Long Island City residents’ battle over noisy bars continued Tuesday night when Community Board 2 heard discussions about a proposed establishment and continuing complaints about another.
A large part of the meeting was devoted to a new L.I.C. restaurant set to open this winter. Open Door, described as a casual-dining restaurant that would serve “American tapas,” is in the process of applying for a liquor license and seeking community support.
Michael Pisacane, 53, lives in the Badge Building at 10-55 47th Ave. and is a member of its board of directors. He is agreeable to having more restaurants in the area and wants Open Door to obtain a liquor license.
“There are hundreds of people like me who would like places to go to for dinner,” Pisacane said.
Executive chef for Open Door, Nick Guitart, was quick to assure C.B. 2 and area residents that the establishment would not be a nuisance and a great spot for locals. His business partner, Ryan Voerg, said Open Door would be the kind of place for “celebrations that deserve a toast,” such as bridal and baby showers.
The restaurant will consist of a seating area, bar and small lounge for private parties and dinners. It will not have any outdoor space.
L.I.C. resident Maryann Raschilla, 30, is excited at the prospect of having a tapas in the area. Like many of her neighbors at the meeting, especially those who have felt the negative effects of Lounge 47, Raschilla would not mind if Open Door served alcohol, as long as it was done responsibly.
It was announced that Lounge 47 recently came under new management with a new lawyer. Attorney Charles Linn was at the meeting and acknowledged noise complaints. He said he was “taken aback” about the criticism and is open to working with the community.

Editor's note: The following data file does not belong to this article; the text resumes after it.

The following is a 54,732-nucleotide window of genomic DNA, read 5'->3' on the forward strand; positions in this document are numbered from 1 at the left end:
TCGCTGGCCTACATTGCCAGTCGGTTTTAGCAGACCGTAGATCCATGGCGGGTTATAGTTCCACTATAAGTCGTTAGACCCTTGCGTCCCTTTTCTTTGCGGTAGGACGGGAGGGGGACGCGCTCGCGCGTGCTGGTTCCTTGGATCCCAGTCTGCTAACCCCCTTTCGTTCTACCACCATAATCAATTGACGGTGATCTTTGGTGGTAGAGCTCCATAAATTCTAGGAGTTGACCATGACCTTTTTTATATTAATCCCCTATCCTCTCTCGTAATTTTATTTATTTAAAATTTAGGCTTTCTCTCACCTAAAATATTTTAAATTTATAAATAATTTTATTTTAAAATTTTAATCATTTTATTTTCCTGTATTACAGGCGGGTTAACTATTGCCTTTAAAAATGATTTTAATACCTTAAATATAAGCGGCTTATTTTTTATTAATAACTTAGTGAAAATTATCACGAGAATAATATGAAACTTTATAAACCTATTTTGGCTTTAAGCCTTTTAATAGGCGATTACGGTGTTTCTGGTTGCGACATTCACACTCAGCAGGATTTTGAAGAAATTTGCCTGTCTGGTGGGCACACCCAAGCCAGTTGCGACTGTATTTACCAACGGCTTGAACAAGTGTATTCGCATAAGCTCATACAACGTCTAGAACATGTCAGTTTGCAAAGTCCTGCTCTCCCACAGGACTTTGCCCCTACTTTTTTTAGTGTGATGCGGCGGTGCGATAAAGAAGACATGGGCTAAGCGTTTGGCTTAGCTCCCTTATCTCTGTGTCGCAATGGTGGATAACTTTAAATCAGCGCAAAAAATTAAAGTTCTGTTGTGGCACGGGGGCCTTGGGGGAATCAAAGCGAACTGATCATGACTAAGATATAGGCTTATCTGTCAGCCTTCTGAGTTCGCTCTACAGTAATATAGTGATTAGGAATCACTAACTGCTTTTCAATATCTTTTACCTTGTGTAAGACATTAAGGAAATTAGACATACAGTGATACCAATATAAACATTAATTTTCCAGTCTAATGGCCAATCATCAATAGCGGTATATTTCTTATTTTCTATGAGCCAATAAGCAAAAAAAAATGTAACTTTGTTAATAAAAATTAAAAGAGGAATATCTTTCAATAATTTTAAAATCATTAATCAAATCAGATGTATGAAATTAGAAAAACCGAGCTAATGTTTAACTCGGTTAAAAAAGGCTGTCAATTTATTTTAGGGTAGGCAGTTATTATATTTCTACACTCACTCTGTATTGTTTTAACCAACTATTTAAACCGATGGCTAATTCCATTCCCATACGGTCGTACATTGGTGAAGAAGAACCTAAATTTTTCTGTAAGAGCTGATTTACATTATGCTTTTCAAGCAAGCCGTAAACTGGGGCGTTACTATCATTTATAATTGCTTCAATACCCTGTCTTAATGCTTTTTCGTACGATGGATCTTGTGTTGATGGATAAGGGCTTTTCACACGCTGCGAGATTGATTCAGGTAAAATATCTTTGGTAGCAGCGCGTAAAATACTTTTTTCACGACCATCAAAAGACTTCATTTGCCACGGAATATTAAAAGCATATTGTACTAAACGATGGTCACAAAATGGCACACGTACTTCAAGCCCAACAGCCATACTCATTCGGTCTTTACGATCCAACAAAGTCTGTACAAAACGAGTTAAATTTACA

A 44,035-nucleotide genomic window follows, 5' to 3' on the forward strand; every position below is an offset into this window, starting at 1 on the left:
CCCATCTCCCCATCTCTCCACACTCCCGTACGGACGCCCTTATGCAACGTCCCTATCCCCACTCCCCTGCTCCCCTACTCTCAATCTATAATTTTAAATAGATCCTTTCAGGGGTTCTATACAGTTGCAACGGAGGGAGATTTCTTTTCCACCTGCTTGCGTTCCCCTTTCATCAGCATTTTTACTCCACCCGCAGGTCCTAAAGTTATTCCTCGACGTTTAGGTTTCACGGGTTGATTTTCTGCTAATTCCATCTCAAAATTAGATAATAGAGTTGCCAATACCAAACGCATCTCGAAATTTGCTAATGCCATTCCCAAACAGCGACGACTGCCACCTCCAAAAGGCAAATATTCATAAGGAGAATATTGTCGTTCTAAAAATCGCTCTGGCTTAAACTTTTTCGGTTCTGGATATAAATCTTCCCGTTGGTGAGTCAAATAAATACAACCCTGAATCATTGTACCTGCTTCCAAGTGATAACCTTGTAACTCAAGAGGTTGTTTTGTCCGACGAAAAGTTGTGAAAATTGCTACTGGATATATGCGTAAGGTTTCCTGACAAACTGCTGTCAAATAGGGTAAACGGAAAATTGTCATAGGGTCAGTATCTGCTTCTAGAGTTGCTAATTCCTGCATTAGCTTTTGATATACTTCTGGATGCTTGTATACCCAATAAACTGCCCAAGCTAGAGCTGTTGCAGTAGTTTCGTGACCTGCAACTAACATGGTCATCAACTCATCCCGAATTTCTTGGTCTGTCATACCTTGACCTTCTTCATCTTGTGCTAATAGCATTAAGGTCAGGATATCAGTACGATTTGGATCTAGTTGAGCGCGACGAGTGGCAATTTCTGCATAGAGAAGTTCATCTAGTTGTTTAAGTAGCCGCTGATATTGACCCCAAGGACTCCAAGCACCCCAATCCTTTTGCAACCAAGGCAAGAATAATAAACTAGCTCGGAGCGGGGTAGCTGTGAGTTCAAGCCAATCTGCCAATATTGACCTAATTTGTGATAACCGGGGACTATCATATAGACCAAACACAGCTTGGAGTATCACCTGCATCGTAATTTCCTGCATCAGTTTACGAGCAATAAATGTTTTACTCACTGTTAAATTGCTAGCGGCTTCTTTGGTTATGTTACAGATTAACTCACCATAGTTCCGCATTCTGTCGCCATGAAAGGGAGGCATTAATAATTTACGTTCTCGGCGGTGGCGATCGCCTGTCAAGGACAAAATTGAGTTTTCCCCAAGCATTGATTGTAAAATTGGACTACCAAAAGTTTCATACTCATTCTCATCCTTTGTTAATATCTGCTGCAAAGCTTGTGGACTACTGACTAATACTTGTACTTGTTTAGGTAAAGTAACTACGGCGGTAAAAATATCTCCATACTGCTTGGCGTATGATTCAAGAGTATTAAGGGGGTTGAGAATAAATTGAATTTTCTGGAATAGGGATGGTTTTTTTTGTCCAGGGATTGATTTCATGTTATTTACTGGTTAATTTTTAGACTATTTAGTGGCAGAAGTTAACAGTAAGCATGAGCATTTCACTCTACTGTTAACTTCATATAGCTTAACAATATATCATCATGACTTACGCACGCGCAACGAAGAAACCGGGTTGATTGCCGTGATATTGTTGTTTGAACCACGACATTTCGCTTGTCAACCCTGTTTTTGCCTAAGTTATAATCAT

C.B. 2 Chairman Joseph Conley is optimistic about working with Lounge 47’s new owners. He believes they will be more open to creating dialogue, unlike the previous ones who “did not live up to the letter of what they promised.”
Raschilla lives in the building next to Lounge 47 and is eager to see some change. Her family life has been affected by the noise and smoke that comes from the establishment’s backyard area.
“Our house smells like one big cigarette,” Raschilla said, adding that her weekends are “horrible” due to the loud crowds.
She is especially concerned about her children’s safety and wants the establishment to place a bar over the sidewalk delivery doors when they are open.
Raschilla, a mother with an 18-month- old son and 5-month-old daughter, also had a message for Open Door and other restaurants in the area that label themselves as family-friendly. “If you’re family-oriented, have a changing table,” she said.
The community board did not have enough members present to vote on the liquor license, which is only advisory. The state Liquor Authority makes the final determination.